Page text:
Two Minutes of Walking on the Internet as a Woman

Here is a video that will surprise only men. In it, a woman walks through the streets of New York City, briskly and silently, eyes ahead. Over the course of ten hours she is approached, catcalled and harassed dozens upon dozens of times, all in broad daylight.

The effect is powerful and useful — “10 Hours of Walking in NYC as a Woman” is a succinct answer to anyone who asks, incredulously, if street harassment is really that bad. People who couldn’t see for themselves — the ones who needed to, at least — now can.

But the video works in two ways: It’s also a neat portrayal of what it is like to be a woman talking about gender on the mainstream internet. This became apparent within minutes of publication, at which point the video’s comment section was flooded with furious responses. The following are all “Top Comments” as determined by YouTube’s viewers and voting system — this is what outwardly appears, among people who chose to engage with this video, to be a consensus (most dissent is voted into oblivion). It is a VAST MAJORITY. Starting with the very top post:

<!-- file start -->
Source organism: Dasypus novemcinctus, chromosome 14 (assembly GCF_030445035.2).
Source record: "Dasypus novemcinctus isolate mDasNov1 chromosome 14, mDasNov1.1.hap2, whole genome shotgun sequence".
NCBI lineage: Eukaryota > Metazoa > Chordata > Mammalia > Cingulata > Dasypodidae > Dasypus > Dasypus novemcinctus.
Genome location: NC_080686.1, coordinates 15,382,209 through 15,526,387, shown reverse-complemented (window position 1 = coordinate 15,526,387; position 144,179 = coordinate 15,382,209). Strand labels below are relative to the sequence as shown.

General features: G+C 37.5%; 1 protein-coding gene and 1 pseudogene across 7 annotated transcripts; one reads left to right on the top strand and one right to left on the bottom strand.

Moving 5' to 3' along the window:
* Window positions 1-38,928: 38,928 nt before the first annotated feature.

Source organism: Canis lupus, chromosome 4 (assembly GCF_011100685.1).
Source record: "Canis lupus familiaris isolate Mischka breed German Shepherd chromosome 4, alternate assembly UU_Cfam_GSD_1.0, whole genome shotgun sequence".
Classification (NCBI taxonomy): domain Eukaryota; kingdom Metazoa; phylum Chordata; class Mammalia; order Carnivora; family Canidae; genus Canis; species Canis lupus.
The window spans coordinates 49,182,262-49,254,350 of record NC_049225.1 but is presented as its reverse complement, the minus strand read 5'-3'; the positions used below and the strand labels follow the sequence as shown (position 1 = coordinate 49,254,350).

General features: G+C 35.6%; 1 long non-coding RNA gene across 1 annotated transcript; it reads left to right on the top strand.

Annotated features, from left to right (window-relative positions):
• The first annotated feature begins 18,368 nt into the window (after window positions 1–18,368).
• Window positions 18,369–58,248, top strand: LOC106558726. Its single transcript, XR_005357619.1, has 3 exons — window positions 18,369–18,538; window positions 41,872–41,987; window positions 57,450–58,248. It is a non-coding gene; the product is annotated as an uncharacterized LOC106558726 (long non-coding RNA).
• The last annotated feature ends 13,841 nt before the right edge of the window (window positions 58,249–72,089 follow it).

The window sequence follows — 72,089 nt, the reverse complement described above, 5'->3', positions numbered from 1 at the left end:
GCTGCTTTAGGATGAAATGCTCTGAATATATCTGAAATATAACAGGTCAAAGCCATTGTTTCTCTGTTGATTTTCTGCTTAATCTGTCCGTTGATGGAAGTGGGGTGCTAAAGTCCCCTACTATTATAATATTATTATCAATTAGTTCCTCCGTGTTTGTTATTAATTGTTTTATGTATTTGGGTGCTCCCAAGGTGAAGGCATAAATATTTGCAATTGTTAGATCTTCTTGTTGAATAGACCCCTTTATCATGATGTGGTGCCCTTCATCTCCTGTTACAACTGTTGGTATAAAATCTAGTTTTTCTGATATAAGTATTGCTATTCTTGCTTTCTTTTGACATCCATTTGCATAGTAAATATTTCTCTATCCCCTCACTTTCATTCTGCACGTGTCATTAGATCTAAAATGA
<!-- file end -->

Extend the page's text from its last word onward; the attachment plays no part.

(The subject of race is handled just as thoughtfully.)

A great number of men, online and off, understand feminism as aggression — they feel as though the perception of their actions as threats is itself a threat. In other words, they too believe that unsolicited public attention is inherently aggressive, but only when that attention takes the form of criticism, and only when it comes from women. They live this belief on the streets, where they are nearly unaccountable, and argue it online, where they are totally unaccountable. And they are everywhere! They are just as bad as people say! You don’t even need a hidden camera to see them.